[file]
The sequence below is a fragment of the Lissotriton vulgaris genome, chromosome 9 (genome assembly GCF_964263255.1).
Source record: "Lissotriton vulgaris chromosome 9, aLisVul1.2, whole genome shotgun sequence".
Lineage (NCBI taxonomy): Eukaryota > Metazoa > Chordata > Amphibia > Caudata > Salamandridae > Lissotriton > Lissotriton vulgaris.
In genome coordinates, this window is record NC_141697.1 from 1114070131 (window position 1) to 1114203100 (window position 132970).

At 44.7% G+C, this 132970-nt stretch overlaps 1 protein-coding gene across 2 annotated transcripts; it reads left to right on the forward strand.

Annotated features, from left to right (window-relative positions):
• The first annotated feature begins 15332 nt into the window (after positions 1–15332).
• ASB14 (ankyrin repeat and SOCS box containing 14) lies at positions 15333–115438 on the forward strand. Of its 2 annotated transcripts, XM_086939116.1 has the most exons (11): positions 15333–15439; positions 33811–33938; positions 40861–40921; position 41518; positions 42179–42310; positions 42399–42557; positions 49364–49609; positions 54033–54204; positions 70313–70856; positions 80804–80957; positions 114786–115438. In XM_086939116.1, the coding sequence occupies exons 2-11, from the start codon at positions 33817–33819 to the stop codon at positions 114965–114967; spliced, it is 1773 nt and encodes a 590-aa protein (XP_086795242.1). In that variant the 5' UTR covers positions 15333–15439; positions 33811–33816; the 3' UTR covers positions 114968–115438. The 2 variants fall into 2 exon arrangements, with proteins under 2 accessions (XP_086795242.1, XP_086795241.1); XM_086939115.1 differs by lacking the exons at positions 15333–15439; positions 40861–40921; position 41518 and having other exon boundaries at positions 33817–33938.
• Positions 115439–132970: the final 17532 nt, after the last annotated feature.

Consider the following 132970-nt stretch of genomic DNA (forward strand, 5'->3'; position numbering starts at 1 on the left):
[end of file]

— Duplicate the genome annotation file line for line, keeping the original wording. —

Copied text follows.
The sequence below is a fragment of the Lissotriton vulgaris genome, chromosome 9 (genome assembly GCF_964263255.1).
Source record: "Lissotriton vulgaris chromosome 9, aLisVul1.2, whole genome shotgun sequence".
Lineage (NCBI taxonomy): Eukaryota > Metazoa > Chordata > Amphibia > Caudata > Salamandridae > Lissotriton > Lissotriton vulgaris.
In genome coordinates, this window is record NC_141697.1 from 1114070131 (window position 1) to 1114203100 (window position 132970).

At 44.7% G+C, this 132970-nt stretch overlaps 1 protein-coding gene across 2 annotated transcripts; it reads left to right on the forward strand.

Annotated features, from left to right (window-relative positions):
• The first annotated feature begins 15332 nt into the window (after positions 1–15332).
• ASB14 (ankyrin repeat and SOCS box containing 14) lies at positions 15333–115438 on the forward strand. Of its 2 annotated transcripts, XM_086939116.1 has the most exons (11): positions 15333–15439; positions 33811–33938; positions 40861–40921; position 41518; positions 42179–42310; positions 42399–42557; positions 49364–49609; positions 54033–54204; positions 70313–70856; positions 80804–80957; positions 114786–115438. In XM_086939116.1, the coding sequence occupies exons 2-11, from the start codon at positions 33817–33819 to the stop codon at positions 114965–114967; spliced, it is 1773 nt and encodes a 590-aa protein (XP_086795242.1). In that variant the 5' UTR covers positions 15333–15439; positions 33811–33816; the 3' UTR covers positions 114968–115438. The 2 variants fall into 2 exon arrangements, with proteins under 2 accessions (XP_086795242.1, XP_086795241.1); XM_086939115.1 differs by lacking the exons at positions 15333–15439; positions 40861–40921; position 41518 and having other exon boundaries at positions 33817–33938.
• Positions 115439–132970: the final 17532 nt, after the last annotated feature.

Consider the following 132970-nt stretch of genomic DNA (forward strand, 5'->3'; position numbering starts at 1 on the left):